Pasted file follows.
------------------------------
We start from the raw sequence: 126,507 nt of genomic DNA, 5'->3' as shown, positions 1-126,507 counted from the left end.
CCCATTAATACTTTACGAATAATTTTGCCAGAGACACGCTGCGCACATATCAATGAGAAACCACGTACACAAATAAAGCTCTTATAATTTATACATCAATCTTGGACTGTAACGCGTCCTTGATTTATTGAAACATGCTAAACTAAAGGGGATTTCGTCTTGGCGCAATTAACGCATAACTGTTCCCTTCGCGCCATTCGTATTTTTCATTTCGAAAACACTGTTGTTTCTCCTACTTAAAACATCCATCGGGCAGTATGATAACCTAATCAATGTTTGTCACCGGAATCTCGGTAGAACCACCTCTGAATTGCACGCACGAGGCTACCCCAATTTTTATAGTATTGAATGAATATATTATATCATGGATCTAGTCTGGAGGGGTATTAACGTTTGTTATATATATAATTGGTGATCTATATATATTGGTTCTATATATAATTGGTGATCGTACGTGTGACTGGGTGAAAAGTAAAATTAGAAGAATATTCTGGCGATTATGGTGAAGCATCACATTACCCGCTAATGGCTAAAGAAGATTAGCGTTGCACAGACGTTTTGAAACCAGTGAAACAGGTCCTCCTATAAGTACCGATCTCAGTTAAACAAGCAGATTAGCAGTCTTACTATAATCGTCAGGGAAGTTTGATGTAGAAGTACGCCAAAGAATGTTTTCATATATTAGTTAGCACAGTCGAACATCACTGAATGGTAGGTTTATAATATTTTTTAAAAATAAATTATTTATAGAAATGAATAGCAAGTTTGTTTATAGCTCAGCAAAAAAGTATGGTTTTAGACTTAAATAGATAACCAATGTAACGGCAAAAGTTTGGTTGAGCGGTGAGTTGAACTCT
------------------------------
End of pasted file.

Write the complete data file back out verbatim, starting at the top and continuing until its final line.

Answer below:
We start from the raw sequence: 126,507 nt of genomic DNA, 5'->3' as shown, positions 1-126,507 counted from the left end.
CCCATTAATACTTTACGAATAATTTTGCCAGAGACACGCTGCGCACATATCAATGAGAAACCACGTACACAAATAAAGCTCTTATAATTTATACATCAATCTTGGACTGTAACGCGTCCTTGATTTATTGAAACATGCTAAACTAAAGGGGATTTCGTCTTGGCGCAATTAACGCATAACTGTTCCCTTCGCGCCATTCGTATTTTTCATTTCGAAAACACTGTTGTTTCTCCTACTTAAAACATCCATCGGGCAGTATGATAACCTAATCAATGTTTGTCACCGGAATCTCGGTAGAACCACCTCTGAATTGCACGCACGAGGCTACCCCAATTTTTATAGTATTGAATGAATATATTATATCATGGATCTAGTCTGGAGGGGTATTAACGTTTGTTATATATATAATTGGTGATCTATATATATTGGTTCTATATATAATTGGTGATCGTACGTGTGACTGGGTGAAAAGTAAAATTAGAAGAATATTCTGGCGATTATGGTGAAGCATCACATTACCCGCTAATGGCTAAAGAAGATTAGCGTTGCACAGACGTTTTGAAACCAGTGAAACAGGTCCTCCTATAAGTACCGATCTCAGTTAAACAAGCAGATTAGCAGTCTTACTATAATCGTCAGGGAAGTTTGATGTAGAAGTACGCCAAAGAATGTTTTCATATATTAGTTAGCACAGTCGAACATCACTGAATGGTAGGTTTATAATATTTTTTAAAAATAAATTATTTATAGAAATGAATAGCAAGTTTGTTTATAGCTCAGCAAAAAAGTATGGTTTTAGACTTAAATAGATAACCAATGTAACGGCAAAAGTTTGGTTGAGCGGTGAGTTGAACTCT